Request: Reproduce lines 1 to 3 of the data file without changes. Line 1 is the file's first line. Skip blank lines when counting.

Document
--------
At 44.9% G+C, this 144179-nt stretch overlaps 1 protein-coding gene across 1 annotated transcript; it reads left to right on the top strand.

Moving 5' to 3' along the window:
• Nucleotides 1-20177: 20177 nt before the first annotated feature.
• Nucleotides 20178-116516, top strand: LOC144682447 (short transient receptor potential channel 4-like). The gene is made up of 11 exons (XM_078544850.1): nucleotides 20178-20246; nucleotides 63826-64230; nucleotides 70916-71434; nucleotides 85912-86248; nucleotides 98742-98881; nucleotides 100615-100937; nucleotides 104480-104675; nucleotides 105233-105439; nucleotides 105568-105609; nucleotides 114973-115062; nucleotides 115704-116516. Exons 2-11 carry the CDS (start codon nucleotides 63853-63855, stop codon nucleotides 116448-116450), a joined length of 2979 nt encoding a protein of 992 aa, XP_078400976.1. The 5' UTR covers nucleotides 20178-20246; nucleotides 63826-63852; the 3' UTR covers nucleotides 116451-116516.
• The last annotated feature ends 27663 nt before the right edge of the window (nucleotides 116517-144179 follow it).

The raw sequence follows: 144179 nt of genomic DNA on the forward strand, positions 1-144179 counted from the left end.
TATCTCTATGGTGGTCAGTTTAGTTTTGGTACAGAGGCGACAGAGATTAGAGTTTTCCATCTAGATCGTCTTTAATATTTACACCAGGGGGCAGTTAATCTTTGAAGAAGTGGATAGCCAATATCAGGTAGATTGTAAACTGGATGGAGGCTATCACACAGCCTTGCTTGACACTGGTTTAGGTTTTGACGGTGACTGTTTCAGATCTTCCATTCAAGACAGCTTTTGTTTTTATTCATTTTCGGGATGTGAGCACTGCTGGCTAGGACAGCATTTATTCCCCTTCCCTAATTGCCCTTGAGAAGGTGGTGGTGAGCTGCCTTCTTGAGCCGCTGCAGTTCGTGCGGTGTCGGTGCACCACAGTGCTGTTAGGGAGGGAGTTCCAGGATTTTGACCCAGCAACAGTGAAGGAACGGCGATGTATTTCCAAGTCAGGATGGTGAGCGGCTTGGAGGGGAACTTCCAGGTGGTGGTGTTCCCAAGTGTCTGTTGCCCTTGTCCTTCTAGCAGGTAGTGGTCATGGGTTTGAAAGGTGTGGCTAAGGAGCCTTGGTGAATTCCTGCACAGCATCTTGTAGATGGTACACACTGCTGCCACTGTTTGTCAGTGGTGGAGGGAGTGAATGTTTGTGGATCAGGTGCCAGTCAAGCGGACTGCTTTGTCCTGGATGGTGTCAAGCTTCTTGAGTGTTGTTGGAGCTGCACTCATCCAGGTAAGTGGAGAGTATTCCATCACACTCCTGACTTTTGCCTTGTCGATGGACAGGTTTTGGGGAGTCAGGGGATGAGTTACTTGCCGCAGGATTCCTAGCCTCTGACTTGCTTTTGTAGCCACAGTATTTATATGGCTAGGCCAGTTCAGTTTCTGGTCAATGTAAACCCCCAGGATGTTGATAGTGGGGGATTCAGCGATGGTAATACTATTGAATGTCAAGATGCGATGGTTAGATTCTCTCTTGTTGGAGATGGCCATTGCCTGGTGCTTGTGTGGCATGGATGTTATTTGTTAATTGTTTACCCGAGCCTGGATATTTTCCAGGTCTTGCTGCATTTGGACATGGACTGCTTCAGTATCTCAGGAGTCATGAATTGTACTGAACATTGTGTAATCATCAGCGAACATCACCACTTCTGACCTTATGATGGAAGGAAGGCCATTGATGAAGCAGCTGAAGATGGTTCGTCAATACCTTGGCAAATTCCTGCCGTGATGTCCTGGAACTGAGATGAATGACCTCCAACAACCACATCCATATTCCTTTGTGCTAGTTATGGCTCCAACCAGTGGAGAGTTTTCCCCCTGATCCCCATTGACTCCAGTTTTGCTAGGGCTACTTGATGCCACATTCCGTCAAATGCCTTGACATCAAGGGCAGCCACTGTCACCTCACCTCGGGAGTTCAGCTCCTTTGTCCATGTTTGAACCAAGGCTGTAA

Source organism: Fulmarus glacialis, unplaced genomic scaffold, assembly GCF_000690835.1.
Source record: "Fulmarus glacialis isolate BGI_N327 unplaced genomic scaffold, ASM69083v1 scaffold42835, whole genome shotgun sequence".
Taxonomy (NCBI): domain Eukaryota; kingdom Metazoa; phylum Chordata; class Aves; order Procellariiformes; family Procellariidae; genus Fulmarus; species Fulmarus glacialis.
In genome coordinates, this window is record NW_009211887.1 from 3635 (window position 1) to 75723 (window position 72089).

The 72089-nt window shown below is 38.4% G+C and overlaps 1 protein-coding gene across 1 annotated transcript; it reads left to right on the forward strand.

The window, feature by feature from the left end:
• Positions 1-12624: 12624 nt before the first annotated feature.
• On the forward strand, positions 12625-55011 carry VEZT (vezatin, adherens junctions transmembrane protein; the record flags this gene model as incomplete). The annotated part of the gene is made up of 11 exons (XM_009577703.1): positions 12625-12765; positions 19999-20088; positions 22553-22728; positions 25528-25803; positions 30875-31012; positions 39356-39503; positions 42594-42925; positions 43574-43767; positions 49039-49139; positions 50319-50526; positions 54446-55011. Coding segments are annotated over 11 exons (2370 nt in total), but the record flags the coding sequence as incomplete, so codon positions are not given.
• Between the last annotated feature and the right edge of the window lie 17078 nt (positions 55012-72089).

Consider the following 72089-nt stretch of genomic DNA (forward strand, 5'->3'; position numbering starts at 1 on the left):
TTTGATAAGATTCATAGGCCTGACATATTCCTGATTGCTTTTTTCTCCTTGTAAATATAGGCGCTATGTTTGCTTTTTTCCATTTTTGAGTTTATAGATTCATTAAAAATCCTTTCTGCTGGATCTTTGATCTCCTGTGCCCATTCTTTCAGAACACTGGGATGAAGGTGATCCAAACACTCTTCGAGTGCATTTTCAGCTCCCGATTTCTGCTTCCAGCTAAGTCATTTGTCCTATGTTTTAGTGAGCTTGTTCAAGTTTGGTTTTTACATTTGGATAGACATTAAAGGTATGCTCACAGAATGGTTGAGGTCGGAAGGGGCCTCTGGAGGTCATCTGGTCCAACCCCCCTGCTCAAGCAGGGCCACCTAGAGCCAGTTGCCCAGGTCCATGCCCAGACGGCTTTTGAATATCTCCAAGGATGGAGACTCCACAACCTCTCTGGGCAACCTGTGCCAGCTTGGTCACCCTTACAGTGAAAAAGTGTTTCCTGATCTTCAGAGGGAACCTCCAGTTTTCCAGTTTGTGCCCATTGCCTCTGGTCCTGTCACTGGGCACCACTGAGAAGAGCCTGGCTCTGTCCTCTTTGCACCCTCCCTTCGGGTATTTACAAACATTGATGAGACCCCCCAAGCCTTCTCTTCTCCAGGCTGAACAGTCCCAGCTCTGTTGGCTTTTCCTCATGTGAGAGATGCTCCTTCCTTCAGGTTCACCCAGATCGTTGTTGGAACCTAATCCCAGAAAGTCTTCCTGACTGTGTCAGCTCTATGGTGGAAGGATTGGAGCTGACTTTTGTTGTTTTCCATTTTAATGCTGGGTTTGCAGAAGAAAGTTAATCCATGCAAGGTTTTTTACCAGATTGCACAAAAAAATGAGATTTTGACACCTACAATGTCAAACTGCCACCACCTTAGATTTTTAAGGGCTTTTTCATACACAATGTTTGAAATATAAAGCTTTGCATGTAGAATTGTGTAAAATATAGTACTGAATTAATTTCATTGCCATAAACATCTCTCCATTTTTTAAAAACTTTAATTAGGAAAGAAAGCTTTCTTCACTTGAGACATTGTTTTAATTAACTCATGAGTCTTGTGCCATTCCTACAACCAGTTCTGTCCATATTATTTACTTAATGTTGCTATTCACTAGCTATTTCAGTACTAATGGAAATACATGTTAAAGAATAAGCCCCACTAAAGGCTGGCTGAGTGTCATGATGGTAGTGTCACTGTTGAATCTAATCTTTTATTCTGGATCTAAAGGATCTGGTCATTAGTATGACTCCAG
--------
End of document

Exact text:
At 44.9% G+C, this 144179-nt stretch overlaps 1 protein-coding gene across 1 annotated transcript; it reads left to right on the top strand.

Moving 5' to 3' along the window:
• Nucleotides 1-20177: 20177 nt before the first annotated feature.